U.K. Spending Review indicates clean-energy commitment

Courtesy of UK.Gov
The U.K. Spending Review and Autumn Statement, released by the government recently, indicates support for energy innovation.

Included within the review are financial and budgeting commitments to the U.K.’s Nuclear Decommissioning Authority (NDA) and innovation programs within the Department of Energy and Climate Change (DECC).

“My priority is to deliver secure, affordable, clean energy supplies that hard-working families and businesses across the country can rely on, now and in the future,” DECC Secretary of State Amber Rudd said. “As we transition to a low-carbon economy as cost effectively as possible, finding new sources of energy that are cheap, reliable and clean is essential, which is why we are boosting our spending on innovation and backing the industries of the future.”

The U.K. will allocate approximately $531 million into the DECC’s innovation program over a period of five years and approximately $1.8 billion from the International Climate Change Fund to aid more vulnerable counties in the country.

The NDA also has been allocated approximately $11.7 billion to support its continued work with decontaminating and decommissioning nuclear sites.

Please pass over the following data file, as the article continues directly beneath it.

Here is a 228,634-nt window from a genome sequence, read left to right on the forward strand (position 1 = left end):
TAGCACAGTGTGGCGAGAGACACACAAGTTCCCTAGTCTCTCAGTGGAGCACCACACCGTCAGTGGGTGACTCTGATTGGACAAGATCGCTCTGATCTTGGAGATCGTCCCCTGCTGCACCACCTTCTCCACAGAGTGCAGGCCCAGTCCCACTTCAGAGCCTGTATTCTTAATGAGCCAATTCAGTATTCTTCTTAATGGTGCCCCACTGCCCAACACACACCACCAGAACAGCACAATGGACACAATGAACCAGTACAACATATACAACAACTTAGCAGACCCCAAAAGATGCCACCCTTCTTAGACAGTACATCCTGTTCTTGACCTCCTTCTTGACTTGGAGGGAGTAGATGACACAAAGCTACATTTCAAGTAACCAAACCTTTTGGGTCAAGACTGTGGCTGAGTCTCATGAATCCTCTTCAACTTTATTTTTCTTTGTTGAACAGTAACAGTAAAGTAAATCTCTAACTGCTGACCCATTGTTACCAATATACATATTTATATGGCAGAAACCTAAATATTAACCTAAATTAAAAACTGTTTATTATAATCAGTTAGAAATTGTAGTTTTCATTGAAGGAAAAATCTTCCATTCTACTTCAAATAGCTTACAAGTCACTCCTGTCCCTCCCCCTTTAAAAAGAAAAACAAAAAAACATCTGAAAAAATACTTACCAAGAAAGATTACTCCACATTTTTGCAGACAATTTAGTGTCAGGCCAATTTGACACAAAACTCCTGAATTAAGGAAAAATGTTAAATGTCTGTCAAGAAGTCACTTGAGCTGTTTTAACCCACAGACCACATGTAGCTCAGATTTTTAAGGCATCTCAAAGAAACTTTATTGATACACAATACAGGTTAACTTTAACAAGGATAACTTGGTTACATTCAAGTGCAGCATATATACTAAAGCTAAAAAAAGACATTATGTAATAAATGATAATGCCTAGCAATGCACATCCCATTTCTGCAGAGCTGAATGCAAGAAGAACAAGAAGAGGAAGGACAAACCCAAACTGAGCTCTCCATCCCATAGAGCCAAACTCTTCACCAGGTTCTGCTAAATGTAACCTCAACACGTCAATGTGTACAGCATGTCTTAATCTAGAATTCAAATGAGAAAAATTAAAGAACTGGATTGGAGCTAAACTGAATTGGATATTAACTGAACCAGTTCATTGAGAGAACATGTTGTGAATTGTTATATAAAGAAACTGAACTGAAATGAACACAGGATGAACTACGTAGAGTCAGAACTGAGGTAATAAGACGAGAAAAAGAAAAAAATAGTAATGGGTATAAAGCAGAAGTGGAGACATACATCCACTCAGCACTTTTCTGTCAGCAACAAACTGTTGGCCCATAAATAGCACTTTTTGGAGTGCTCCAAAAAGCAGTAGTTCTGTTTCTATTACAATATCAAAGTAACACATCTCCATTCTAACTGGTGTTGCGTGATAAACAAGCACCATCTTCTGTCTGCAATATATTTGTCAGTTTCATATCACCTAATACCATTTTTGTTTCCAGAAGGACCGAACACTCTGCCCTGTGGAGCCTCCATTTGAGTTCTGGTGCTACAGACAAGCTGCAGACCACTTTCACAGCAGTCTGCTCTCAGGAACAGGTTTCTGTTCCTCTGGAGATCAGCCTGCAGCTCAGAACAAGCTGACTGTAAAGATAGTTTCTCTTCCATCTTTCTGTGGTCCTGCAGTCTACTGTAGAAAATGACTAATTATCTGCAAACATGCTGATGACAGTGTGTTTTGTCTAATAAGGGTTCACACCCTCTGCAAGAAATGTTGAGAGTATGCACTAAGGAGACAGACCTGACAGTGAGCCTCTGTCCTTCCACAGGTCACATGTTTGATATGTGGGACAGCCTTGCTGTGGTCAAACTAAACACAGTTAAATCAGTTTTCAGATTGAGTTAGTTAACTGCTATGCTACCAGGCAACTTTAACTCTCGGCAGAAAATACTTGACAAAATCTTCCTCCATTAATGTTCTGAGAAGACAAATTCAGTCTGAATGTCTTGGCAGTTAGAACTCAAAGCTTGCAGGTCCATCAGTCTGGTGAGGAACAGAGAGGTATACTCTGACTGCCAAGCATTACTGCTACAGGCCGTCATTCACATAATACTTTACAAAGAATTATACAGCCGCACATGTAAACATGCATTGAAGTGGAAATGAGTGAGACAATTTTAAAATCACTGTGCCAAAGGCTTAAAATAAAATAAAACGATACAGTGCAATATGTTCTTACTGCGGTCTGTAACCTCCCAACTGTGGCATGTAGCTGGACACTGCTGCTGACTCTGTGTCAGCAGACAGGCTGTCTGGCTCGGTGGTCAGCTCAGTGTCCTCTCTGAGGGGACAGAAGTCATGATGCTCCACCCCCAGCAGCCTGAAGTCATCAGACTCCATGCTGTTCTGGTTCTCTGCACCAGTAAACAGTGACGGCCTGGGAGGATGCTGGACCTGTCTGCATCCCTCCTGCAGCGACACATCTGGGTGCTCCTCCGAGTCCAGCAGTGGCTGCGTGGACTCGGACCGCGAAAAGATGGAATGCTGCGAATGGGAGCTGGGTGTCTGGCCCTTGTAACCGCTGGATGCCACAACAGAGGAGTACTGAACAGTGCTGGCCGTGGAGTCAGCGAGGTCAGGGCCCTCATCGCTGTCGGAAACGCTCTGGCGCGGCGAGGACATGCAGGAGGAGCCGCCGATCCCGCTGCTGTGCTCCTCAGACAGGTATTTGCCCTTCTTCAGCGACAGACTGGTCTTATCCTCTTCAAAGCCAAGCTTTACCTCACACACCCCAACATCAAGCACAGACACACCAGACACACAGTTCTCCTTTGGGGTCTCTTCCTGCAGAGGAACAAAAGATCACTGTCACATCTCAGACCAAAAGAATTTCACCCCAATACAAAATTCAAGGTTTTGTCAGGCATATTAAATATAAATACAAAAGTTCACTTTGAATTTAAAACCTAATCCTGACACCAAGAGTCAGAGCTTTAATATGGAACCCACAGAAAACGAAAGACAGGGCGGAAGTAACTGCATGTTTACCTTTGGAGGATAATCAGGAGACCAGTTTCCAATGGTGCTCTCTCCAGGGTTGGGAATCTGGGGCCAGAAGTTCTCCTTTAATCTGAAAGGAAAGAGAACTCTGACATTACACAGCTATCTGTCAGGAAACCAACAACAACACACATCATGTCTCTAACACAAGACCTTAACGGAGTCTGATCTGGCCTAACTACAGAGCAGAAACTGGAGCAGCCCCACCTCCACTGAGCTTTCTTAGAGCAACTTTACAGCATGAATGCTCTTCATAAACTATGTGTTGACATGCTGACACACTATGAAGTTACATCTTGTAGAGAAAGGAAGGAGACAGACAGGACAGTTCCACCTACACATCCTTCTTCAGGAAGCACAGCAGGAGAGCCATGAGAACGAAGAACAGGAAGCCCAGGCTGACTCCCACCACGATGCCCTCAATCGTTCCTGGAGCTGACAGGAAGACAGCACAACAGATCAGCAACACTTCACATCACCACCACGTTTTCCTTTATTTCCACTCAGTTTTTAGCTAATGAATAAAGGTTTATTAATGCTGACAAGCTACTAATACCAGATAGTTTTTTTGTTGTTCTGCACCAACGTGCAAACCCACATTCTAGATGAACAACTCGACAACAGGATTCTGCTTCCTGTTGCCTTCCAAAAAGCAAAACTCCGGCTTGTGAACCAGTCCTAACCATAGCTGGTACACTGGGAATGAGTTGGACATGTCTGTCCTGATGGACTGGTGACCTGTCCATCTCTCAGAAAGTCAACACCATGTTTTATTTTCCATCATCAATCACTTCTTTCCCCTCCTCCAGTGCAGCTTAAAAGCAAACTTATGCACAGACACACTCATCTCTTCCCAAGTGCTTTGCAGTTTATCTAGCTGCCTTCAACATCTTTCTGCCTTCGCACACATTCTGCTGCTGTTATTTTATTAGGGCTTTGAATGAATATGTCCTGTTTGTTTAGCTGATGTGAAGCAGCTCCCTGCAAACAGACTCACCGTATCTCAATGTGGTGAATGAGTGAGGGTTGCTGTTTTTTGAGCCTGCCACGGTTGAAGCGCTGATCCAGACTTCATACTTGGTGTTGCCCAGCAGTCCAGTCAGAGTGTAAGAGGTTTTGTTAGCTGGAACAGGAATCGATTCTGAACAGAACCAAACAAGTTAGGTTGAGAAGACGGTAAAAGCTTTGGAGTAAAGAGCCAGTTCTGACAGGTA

The U.K. will be taking on efficiency reform projects that are expected to result in higher reliability and reasonable costs to ratepayers.

“We will continue taking action to keep consumer bills down,” Rudd said. “We will also double our spending on renewable heat and electricity over the next five years as we invest in new infrastructure fit for the 21st century to ensure our long-term energy security.”
The U.K. Spending Review and Autumn Statement, released by the government recently, indicates support for energy innovation.

Included within the review are financial and budgeting commitments to the U.K.’s Nuclear Decommissioning Authority (NDA) and innovation programs within the Department of Energy and Climate Change (DECC).

“My priority is to deliver secure, affordable, clean energy supplies that hard-working families and businesses across the country can rely on, now and in the future,” DECC Secretary of State Amber Rudd said. “As we transition to a low-carbon economy as cost effectively as possible, finding new sources of energy that are cheap, reliable and clean is essential, which is why we are boosting our spending on innovation and backing the industries of the future.”

The U.K. will allocate approximately $531 million into the DECC’s innovation program over a period of five years and approximately $1.8 billion from the International Climate Change Fund to aid more vulnerable counties in the country.

The NDA also has been allocated approximately $11.7 billion to support its continued work with decontaminating and decommissioning nuclear sites.

The U.K. will be taking on efficiency reform projects that are expected to result in higher reliability and reasonable costs to ratepayers.

“We will continue taking action to keep consumer bills down,” Rudd said. “We will also double our spending on renewable heat and electricity over the next five years as we invest in new infrastructure fit for the 21st century to ensure our long-term energy security.”

Organizations in this story

Department for Energy & Climate Change 3 Whitehall Place London SW1A 2AW

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